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1. Craigslist is essentially an online flea market, so there is no company to guarantee your purchase of a lens or that provides a return policy. It’s just you and the seller, which is much like trading horses under a tree in the Wild West…so, partner, beware!
2. When you find a listing for a lens, determine as best as possible that it is compatible with your camera. Why travel across town to look at a lens just to discover that if you had asked, then you would have known it didn’t work with your camera? The listing may provide enough information to confirm the compatibility, but it’s probably a better idea to call the seller and discuss it with him or her. Ask what camera he or she has been using with the lens. You may want to go so far as to ask for the serial number, which you can check to authenticate when it was manufactured, and that it was legitimately manufactured.
3. If you’re confident the lens is compatible with your camera, then make arrangements to inspect the lens. Tell the seller that you will be bringing your camera and you plan to shoot a few frames with the lens and review them. You may even want to bring your laptop and download these test images to check them on a bigger screen.
4. When you’re able to inspect the lens, wrap your hand around it to determine if it feels solid and is still tightly constructed. The exterior of the lens should be clean. The focus ring should not rattle. Don’t be surprised if the rubber parts of the lens have scratches or white wear marks. That’s expected on a used lens, but use this condition as a negotiating point to lower the price.
5. Give the focus ring a complete turn and be conscious of how smooth and easy it operates. It shouldn’t hesitate or seem to be stuck. Do the same with the aperture ring, moving through the entire range of f-stops. It should also turn smoothly. Look through the lens to check that the aperture opens and closes as you change f-stops.
6. Next, inspect the front element by tilting it an angle, so a strong light reflects from it, revealing the lens coating. Look for a consistent finish and no marks scratches, swirls, or places where the coating has disappeared. A few small specks are no big deal, but they are more leverage for paying less than asked.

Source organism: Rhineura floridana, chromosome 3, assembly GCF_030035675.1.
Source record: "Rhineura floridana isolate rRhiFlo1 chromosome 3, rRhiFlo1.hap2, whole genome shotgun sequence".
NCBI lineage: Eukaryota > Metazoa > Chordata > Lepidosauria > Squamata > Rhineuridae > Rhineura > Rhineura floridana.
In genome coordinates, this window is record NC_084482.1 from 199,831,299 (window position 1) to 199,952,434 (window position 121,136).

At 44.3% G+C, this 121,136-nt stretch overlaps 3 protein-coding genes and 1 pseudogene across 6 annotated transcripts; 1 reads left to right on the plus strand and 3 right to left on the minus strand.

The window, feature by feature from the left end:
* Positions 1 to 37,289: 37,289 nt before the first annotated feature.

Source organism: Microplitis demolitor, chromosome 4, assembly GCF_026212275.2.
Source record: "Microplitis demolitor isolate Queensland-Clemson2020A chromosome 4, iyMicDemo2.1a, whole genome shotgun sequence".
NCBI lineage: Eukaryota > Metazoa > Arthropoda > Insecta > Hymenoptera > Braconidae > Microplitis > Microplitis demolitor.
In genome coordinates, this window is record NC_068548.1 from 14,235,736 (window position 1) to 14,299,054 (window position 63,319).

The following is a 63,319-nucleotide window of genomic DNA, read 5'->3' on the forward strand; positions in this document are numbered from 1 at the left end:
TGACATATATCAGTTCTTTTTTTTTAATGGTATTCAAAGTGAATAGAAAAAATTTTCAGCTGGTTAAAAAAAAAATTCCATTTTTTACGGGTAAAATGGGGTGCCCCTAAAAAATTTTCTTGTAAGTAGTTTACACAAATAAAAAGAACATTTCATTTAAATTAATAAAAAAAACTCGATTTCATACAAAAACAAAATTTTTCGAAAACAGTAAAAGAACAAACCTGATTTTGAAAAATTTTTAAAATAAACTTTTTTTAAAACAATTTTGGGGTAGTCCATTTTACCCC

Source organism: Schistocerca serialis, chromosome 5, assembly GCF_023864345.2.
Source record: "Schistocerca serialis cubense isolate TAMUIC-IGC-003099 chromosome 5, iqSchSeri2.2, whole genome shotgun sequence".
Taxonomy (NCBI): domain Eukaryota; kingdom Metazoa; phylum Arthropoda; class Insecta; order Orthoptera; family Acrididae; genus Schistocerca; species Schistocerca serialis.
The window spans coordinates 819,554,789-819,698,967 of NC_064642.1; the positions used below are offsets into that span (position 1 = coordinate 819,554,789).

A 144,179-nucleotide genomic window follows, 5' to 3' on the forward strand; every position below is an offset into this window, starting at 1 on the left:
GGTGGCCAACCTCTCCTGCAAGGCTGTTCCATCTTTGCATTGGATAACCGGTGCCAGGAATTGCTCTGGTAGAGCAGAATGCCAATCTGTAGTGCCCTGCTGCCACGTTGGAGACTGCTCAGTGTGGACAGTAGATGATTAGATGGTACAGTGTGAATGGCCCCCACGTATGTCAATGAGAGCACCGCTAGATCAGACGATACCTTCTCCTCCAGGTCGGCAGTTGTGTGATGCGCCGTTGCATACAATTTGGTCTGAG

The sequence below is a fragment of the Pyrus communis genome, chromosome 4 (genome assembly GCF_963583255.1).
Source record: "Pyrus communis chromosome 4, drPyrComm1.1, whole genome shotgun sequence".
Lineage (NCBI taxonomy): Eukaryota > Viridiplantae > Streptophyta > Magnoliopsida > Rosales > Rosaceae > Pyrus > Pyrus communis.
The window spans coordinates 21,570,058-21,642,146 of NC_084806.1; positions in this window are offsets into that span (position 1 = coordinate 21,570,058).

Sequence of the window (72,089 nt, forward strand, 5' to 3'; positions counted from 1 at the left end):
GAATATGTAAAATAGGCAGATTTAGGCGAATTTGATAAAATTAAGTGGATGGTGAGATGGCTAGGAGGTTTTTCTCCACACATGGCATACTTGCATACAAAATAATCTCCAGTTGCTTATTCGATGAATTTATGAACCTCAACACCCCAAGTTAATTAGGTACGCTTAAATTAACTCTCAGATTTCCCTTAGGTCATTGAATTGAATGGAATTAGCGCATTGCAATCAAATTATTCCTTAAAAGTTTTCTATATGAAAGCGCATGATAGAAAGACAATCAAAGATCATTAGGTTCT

7. Move to the other end of the lens to check the mount. It will likely display some scratches, but these are expected. Inspect the rear lens element just as you did the front element. Reflect the light off the surface to see any marks, etc.
8. After inspecting the surface of the rear element, open the aperture to the widest aperture (smallest f-stop) and move the focus ring. The glass should move in and out. If it doesn’t, then you know you are holding a “lemon” lens. Show the problem to the seller and say goodbye.
9. Now, switch to the smallest aperture (largest f-stop). Look for a small pin on the back of the lens. It activates the aperture. The pin should move very freely, be very pliable, when you move it. Then, look through the lens to be sure the aperture is opening and closing. Open the aperture completely and release the pin. It should return to its original position quickly, with a snap. If it doesn’t react in this manner, then avoid the lens.
10. The next test is with the aperture ring set at the widest aperture. Position a bright light at the other end of the lens and look through it. You may spot some marks that look like spider webs. This is fungus inside the lens and you don’t want it. You’re buying a lens, not a terrarium. If you notice small dust particles, then don’t be concerned, but pay less than the asking price.
11. The final inspection point is a view through the front of the lens to look at the aperture blades, or diaphragm. Check that they are clean and still have a matte finish. Any shiny surfaces are likely to be a film of oil. This is another lens you shouldn’t buy.
12. Being sure you’re not buying a “lemon” lens from Craigslist is certainly time-consuming and you may have to travel considerable distance to inspect a lens, or more than one or two! An alternative to all that hassle and use of your valuable time is to rely on KEH.com, the world’s largest used camera dealer.
The people at KEH.com inspect and carefully grade every lens they sell, so you know the lens you buy is still a good piece of equipment. Plus, unlike a Craigslist seller, the lens you purchase from KEH.com is backed by a 6-month warranty.
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